Essex ploughing supremo, Billy, 22, wins place at European finals after scooping third place at British National Ploughing Championships & Country Festival in Somerset
- Credit: Archant
A 22-year-old Essex farmer has won through to next year’s European ploughing finals in Russia after scooping third place overall in a national competition.
Billy Purkiss, of Hawkwell Hall Farm, Hockley, near Southend-on-Sea, was among four competitors from Suffolk and Essex attempting to plough the straightest furrow at a national championship event held in Somerset over the weekend of October 14 and 15.
They were up against around 260 champion ploughmen and women at the British National Ploughing Championships & Country Festival at Bishops Lydeard, near Taunton.
Billy, who competed in the reversible class, came third in the reversible plough-off, and was crowned young farmers champion.
Other competitors from the region included Ernest Doe employee Paul Wylie from Tolleshunt D’Arcy, near Maldon, Michael Moore from Asheldham, Southminster, and Steve Arbon from Boxford, near Sudbury.
The event, which was celebrating its 67th year, attracts competitors and spectators from all over the country.
It’s the third year in a row that Billy has competed at the event, and he has perfected his technique and equipment over the years, he said. He also believes that good preparation and practice was key to his success.
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He competed using his John Deere 5100R tractor, specially adapted for competition purposes, and a Kverneland Reversible match plough.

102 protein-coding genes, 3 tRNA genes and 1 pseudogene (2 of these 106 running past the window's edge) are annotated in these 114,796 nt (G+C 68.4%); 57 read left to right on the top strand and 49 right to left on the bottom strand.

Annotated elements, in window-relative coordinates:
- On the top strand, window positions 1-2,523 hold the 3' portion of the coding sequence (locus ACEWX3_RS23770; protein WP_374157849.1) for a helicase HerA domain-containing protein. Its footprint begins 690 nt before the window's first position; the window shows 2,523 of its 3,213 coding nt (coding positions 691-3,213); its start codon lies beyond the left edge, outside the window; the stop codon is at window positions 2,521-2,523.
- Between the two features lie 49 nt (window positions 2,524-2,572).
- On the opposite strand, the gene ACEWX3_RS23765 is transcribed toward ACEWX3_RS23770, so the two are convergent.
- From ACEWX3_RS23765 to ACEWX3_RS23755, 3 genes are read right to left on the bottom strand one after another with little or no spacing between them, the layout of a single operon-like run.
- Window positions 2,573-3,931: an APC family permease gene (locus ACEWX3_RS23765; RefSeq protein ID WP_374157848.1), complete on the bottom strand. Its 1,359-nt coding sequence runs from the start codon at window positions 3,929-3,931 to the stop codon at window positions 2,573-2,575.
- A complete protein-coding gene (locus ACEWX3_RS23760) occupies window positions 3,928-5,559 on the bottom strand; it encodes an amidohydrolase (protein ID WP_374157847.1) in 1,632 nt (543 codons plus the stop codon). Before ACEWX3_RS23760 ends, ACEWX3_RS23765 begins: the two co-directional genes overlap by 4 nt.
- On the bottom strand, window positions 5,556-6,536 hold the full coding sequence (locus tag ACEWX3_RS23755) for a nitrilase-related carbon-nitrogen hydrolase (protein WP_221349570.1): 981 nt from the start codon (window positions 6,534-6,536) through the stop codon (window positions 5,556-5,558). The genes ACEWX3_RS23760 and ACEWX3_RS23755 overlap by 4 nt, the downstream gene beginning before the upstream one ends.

He started ploughing at 16 and soon caught the bug. He has been crowned national young farmers reversible champion three times and is now overall national young farmers champion. He will now be representing England at the 2018 European finals.
“The land down there is totally different,” he said. “The stuff we have here - Essex clay - is hard work.”
He went to this year’s championships with the aim of retaining his crown, but took it a stage further, he said.
“We had a really good time,” he said. “It’s the first time I have won the overall young farmers. I was very pleased to do that - the target going down there was to keep the reversible young farmer one.”
The fourth generation farmer said training in Staffordshire with some friends in the run-up to the event stood him in good stead.